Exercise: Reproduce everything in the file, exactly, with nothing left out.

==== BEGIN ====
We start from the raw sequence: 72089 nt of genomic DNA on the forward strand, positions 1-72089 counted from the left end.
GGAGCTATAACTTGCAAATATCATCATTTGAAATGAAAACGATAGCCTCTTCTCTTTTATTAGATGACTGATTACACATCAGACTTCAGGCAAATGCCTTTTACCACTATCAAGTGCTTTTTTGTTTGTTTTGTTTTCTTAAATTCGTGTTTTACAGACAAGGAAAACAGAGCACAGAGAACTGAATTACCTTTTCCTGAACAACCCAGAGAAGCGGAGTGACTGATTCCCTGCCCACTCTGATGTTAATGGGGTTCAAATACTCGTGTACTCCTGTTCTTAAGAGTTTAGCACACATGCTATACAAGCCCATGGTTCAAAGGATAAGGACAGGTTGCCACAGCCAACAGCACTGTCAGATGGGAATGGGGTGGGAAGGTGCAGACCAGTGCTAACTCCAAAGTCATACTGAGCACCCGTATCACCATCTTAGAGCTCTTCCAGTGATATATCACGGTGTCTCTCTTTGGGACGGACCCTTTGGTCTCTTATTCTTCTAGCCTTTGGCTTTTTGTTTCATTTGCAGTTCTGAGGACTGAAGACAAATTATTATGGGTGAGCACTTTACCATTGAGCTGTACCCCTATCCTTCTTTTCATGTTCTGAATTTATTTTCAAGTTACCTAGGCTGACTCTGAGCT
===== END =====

We start from the raw sequence: 72089 nt of genomic DNA on the forward strand, positions 1-72089 counted from the left end.
GGAGCTATAACTTGCAAATATCATCATTTGAAATGAAAACGATAGCCTCTTCTCTTTTATTAGATGACTGATTACACATCAGACTTCAGGCAAATGCCTTTTACCACTATCAAGTGCTTTTTTGTTTGTTTTGTTTTCTTAAATTCGTGTTTTACAGACAAGGAAAACAGAGCACAGAGAACTGAATTACCTTTTCCTGAACAACCCAGAGAAGCGGAGTGACTGATTCCCTGCCCACTCTGATGTTAATGGGGTTCAAATACTCGTGTACTCCTGTTCTTAAGAGTTTAGCACACATGCTATACAAGCCCATGGTTCAAAGGATAAGGACAGGTTGCCACAGCCAACAGCACTGTCAGATGGGAATGGGGTGGGAAGGTGCAGACCAGTGCTAACTCCAAAGTCATACTGAGCACCCGTATCACCATCTTAGAGCTCTTCCAGTGATATATCACGGTGTCTCTCTTTGGGACGGACCCTTTGGTCTCTTATTCTTCTAGCCTTTGGCTTTTTGTTTCATTTGCAGTTCTGAGGACTGAAGACAAATTATTATGGGTGAGCACTTTACCATTGAGCTGTACCCCTATCCTTCTTTTCATGTTCTGAATTTATTTTCAAGTTACCTAGGCTGACTCTGAGCT